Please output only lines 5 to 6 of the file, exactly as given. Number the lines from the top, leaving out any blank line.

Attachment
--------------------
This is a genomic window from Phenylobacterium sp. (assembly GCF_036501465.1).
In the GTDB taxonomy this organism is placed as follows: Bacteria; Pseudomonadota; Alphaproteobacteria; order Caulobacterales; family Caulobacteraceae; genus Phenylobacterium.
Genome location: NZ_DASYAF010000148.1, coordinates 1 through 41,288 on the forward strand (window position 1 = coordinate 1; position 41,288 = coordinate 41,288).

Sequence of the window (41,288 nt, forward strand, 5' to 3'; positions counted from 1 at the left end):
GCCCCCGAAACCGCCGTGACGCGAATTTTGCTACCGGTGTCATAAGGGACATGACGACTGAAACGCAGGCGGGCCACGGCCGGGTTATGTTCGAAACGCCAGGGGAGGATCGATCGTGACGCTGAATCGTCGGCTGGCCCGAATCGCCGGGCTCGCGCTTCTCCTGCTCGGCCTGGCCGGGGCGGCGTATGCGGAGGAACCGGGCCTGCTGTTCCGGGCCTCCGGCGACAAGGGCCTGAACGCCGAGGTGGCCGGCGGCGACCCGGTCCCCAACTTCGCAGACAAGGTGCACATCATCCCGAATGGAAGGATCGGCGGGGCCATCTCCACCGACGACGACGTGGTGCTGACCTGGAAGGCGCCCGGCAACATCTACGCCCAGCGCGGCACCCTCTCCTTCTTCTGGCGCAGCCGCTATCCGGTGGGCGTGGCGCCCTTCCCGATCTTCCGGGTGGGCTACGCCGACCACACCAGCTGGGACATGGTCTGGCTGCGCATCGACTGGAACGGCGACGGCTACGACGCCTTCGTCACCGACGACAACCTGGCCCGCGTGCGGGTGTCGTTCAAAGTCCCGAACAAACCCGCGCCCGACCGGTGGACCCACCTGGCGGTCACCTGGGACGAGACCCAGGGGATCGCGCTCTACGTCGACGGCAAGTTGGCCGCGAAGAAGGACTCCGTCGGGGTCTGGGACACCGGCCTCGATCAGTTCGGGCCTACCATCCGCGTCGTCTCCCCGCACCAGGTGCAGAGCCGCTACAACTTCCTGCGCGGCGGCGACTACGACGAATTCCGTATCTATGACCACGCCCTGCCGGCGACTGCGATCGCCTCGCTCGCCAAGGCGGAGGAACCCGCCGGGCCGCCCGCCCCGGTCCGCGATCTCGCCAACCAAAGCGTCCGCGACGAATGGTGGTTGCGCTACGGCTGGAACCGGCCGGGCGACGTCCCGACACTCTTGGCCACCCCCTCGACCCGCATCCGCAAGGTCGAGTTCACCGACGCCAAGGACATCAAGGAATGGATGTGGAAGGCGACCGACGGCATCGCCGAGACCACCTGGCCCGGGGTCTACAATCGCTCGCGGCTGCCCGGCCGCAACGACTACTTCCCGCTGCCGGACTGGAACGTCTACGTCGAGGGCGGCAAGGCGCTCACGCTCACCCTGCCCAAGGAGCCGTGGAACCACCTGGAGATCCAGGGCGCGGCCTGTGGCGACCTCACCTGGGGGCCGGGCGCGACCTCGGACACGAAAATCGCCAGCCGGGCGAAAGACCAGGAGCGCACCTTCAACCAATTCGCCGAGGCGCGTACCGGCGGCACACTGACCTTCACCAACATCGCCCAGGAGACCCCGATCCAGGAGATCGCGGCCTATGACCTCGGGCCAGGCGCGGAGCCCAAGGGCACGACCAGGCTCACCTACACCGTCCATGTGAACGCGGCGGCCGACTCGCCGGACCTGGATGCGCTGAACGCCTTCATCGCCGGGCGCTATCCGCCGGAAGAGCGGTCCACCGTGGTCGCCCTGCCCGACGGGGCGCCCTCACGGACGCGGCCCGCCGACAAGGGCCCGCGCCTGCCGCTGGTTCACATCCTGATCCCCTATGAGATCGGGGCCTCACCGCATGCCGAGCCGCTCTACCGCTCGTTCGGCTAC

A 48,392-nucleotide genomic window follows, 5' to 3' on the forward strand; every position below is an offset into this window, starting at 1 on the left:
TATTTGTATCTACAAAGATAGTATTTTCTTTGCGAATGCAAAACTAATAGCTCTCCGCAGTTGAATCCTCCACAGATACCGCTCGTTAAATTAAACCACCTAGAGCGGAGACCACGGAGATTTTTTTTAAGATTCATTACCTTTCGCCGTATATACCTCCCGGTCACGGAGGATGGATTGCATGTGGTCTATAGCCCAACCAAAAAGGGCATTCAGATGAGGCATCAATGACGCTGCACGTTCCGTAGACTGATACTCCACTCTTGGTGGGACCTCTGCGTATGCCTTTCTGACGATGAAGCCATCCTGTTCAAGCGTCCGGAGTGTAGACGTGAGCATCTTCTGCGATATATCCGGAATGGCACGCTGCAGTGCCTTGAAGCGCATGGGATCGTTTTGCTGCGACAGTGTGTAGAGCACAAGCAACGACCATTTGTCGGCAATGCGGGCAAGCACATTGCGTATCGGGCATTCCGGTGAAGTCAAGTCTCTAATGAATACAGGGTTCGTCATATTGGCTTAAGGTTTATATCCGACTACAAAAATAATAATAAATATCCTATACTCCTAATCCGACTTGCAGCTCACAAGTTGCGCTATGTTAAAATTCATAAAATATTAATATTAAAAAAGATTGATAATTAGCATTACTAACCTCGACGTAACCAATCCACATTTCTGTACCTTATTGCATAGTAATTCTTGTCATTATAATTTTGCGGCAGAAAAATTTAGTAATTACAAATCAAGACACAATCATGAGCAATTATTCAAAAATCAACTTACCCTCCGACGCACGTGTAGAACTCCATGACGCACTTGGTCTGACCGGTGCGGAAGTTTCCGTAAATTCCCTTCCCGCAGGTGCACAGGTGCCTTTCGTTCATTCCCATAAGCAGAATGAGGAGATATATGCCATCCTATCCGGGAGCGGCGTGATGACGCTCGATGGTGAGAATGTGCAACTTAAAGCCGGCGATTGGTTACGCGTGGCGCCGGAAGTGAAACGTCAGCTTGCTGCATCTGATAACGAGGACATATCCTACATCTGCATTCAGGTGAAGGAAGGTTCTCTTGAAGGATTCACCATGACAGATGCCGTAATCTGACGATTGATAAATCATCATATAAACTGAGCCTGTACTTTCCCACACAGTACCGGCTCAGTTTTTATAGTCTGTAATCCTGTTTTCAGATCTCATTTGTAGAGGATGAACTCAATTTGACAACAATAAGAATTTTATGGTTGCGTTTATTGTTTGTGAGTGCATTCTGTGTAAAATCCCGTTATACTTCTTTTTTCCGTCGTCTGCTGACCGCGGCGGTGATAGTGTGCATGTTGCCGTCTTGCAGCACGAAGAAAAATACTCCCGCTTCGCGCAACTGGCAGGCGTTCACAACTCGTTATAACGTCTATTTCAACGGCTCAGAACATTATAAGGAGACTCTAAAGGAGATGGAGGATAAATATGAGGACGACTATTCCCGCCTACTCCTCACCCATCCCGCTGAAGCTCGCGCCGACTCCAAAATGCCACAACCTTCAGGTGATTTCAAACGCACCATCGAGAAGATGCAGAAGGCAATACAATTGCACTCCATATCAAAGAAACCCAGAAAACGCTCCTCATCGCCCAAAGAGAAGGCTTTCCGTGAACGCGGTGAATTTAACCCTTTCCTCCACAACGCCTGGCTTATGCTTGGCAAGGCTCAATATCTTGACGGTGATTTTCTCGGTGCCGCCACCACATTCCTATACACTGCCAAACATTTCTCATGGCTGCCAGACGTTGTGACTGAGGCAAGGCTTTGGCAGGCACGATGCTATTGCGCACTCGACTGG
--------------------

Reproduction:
GCCCCCGAAACCGCCGTGACGCGAATTTTGCTACCGGTGTCATAAGGGACATGACGACTGAAACGCAGGCGGGCCACGGCCGGGTTATGTTCGAAACGCCAGGGGAGGATCGATCGTGACGCTGAATCGTCGGCTGGCCCGAATCGCCGGGCTCGCGCTTCTCCTGCTCGGCCTGGCCGGGGCGGCGTATGCGGAGGAACCGGGCCTGCTGTTCCGGGCCTCCGGCGACAAGGGCCTGAACGCCGAGGTGGCCGGCGGCGACCCGGTCCCCAACTTCGCAGACAAGGTGCACATCATCCCGAATGGAAGGATCGGCGGGGCCATCTCCACCGACGACGACGTGGTGCTGACCTGGAAGGCGCCCGGCAACATCTACGCCCAGCGCGGCACCCTCTCCTTCTTCTGGCGCAGCCGCTATCCGGTGGGCGTGGCGCCCTTCCCGATCTTCCGGGTGGGCTACGCCGACCACACCAGCTGGGACATGGTCTGGCTGCGCATCGACTGGAACGGCGACGGCTACGACGCCTTCGTCACCGACGACAACCTGGCCCGCGTGCGGGTGTCGTTCAAAGTCCCGAACAAACCCGCGCCCGACCGGTGGACCCACCTGGCGGTCACCTGGGACGAGACCCAGGGGATCGCGCTCTACGTCGACGGCAAGTTGGCCGCGAAGAAGGACTCCGTCGGGGTCTGGGACACCGGCCTCGATCAGTTCGGGCCTACCATCCGCGTCGTCTCCCCGCACCAGGTGCAGAGCCGCTACAACTTCCTGCGCGGCGGCGACTACGACGAATTCCGTATCTATGACCACGCCCTGCCGGCGACTGCGATCGCCTCGCTCGCCAAGGCGGAGGAACCCGCCGGGCCGCCCGCCCCGGTCCGCGATCTCGCCAACCAAAGCGTCCGCGACGAATGGTGGTTGCGCTACGGCTGGAACCGGCCGGGCGACGTCCCGACACTCTTGGCCACCCCCTCGACCCGCATCCGCAAGGTCGAGTTCACCGACGCCAAGGACATCAAGGAATGGATGTGGAAGGCGACCGACGGCATCGCCGAGACCACCTGGCCCGGGGTCTACAATCGCTCGCGGCTGCCCGGCCGCAACGACTACTTCCCGCTGCCGGACTGGAACGTCTACGTCGAGGGCGGCAAGGCGCTCACGCTCACCCTGCCCAAGGAGCCGTGGAACCACCTGGAGATCCAGGGCGCGGCCTGTGGCGACCTCACCTGGGGGCCGGGCGCGACCTCGGACACGAAAATCGCCAGCCGGGCGAAAGACCAGGAGCGCACCTTCAACCAATTCGCCGAGGCGCGTACCGGCGGCACACTGACCTTCACCAACATCGCCCAGGAGACCCCGATCCAGGAGATCGCGGCCTATGACCTCGGGCCAGGCGCGGAGCCCAAGGGCACGACCAGGCTCACCTACACCGTCCATGTGAACGCGGCGGCCGACTCGCCGGACCTGGATGCGCTGAACGCCTTCATCGCCGGGCGCTATCCGCCGGAAGAGCGGTCCACCGTGGTCGCCCTGCCCGACGGGGCGCCCTCACGGACGCGGCCCGCCGACAAGGGCCCGCGCCTGCCGCTGGTTCACATCCTGATCCCCTATGAGATCGGGGCCTCACCGCATGCCGAGCCGCTCTACCGCTCGTTCGGCTAC

A 48,392-nucleotide genomic window follows, 5' to 3' on the forward strand; every position below is an offset into this window, starting at 1 on the left: